Would the legalization of drugs bring an end to the drug violence?

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  1. spbarton21 profile image58
    spbarton21posted 6 years ago

    Do you believe if the government controls pot and other drugs that it will have a better effect than the current policy? Or do you believe that we should strike harder at the cartels?

    1. Josak profile image60
      Josakposted 6 years agoin reply to this

      I think it would help though I am not sure it would fix the problem entirely, if done properly it might. Going after the cartels is hopeless and fruitless, there are hundreds of thousands of members many of them ex military, special forces and police who are deeply entrenched in their community and who are incredibly well funded. Even if the Cartels were destroyed nothing would charge, someone else would appear to control the drug trade, the US demand is simply too large to be left alone. The US spent billions of dollars killing Pablo Escobar (who I might add was so deeply entrenched and liked in his community that they elected him) and destroying his organization and the Cocaine flow hardly dropped at all. The only way to stop the drug trade and the violence associated with it is to either stop the demand (thus far not possible) or cater to it legally.

    2. profile image0
      rickyliceaposted 6 years agoin reply to this

      It worked with alcohol, so It's definitely worth a try.

  2. Ralph Deeds profile image67
    Ralph Deedsposted 6 years ago

    Legalization of drugs or some drugs might be worth a try. The "war on drugs" certainly isn't working.

  3. JSChams profile image57
    JSChamsposted 6 years ago

    I tell you what....legalize it in say......California.
    Then let's wait about 40 years and see what the state looks like. The shape they are in now it couldn't hurt them/

    1. Josak profile image60
      Josakposted 6 years agoin reply to this

      Legalization has been tried in several areas with successful results.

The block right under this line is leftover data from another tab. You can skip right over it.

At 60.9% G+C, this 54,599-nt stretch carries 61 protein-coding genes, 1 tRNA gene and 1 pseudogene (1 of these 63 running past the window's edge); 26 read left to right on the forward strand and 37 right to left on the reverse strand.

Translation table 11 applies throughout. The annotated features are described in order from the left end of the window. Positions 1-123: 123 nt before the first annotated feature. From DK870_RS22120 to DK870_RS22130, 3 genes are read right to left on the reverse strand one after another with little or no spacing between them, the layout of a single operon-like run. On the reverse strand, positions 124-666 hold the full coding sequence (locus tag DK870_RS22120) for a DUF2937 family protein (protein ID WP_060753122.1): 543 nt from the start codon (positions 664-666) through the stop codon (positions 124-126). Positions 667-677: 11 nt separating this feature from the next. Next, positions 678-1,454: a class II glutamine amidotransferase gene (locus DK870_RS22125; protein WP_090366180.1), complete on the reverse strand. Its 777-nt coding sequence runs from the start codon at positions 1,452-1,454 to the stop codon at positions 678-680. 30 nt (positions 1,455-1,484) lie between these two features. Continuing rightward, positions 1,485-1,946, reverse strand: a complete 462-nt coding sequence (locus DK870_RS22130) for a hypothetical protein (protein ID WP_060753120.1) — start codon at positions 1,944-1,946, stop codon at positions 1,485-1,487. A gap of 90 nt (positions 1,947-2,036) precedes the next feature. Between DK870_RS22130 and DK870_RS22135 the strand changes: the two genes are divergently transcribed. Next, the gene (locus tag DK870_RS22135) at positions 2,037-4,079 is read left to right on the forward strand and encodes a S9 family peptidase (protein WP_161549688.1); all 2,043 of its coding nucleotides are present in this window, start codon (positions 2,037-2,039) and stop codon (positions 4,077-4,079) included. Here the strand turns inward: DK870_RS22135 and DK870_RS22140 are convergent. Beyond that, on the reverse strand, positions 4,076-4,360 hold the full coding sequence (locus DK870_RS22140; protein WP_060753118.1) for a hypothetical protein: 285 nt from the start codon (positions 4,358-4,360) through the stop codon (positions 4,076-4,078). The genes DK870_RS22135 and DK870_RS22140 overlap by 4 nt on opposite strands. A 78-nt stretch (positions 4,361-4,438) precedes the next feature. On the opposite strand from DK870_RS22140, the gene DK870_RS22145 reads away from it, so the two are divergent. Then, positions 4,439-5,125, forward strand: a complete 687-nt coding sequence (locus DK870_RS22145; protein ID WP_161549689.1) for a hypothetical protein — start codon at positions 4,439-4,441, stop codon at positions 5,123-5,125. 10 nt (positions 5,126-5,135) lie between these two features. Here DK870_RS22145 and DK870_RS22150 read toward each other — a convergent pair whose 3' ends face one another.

1. JSChams profile image57
        JSChamsposted 6 years agoin reply to this

        Successful? What does that mean in the context?
        People got high all day and did art and ate brownies and drank wine?
        What?

        1. Josak profile image60
          Josakposted 6 years agoin reply to this

          Drug mortality fell radically, diseases spread by reused needles fell and drug violence plummeted, that is successful.

          Not that I have any problem with brownies and wine.

          1. JSChams profile image57
            JSChamsposted 6 years agoin reply to this

            What about addiction rates?

            1. Josak profile image60
              Josakposted 6 years agoin reply to this

              It's impossible to know since people don't just say they are addicted but hospitalizations decreased sharply so it seems reasonable to believe that addiction levels fell, at the shops where it's sold they have drug counselors etc. for people who are struggling with addiction.

              1. JSChams profile image57
                JSChamsposted 6 years agoin reply to this

                So you believe that someone is more likely do get addicted if the drug in question is illegal?
                Bela Lugosi got addicted to drugs his doctor prescribed him.

                1. Josak profile image60
                  Josakposted 6 years agoin reply to this

                  There are a variety of reasons, many people get into drugs when pressured by friends, studies show legalization lessen that peer pressure, also many dealers spike their drugs with other drugs and hand out free samples in an attempt to get the user hooked on something expensive, governemnt run bossiness don't do that. Lastly as i mentioned there are counselors etc in the shop to mediate use and vendors only serve responsibly so if you come in obviously messed up they wont, thus the cycle of addiction is broken. One of the big problems is dealers try to get you hooked and keep you hooked.

  4. twosheds1 profile image60
    twosheds1posted 6 years ago

    Here's an interesting graph of the relative dangers of drugs:
    http://thomaskleppesto.tumblr.com/post/ … ience-says

    Ken Burns' documentary "Prohibition" says that alcoholism was rampant before prohibition, and was drastically reduced by prohibition. That in itself isn't argument in favor of prohibition, but I think it does help make the case that legalization would lead to more addiction.

 
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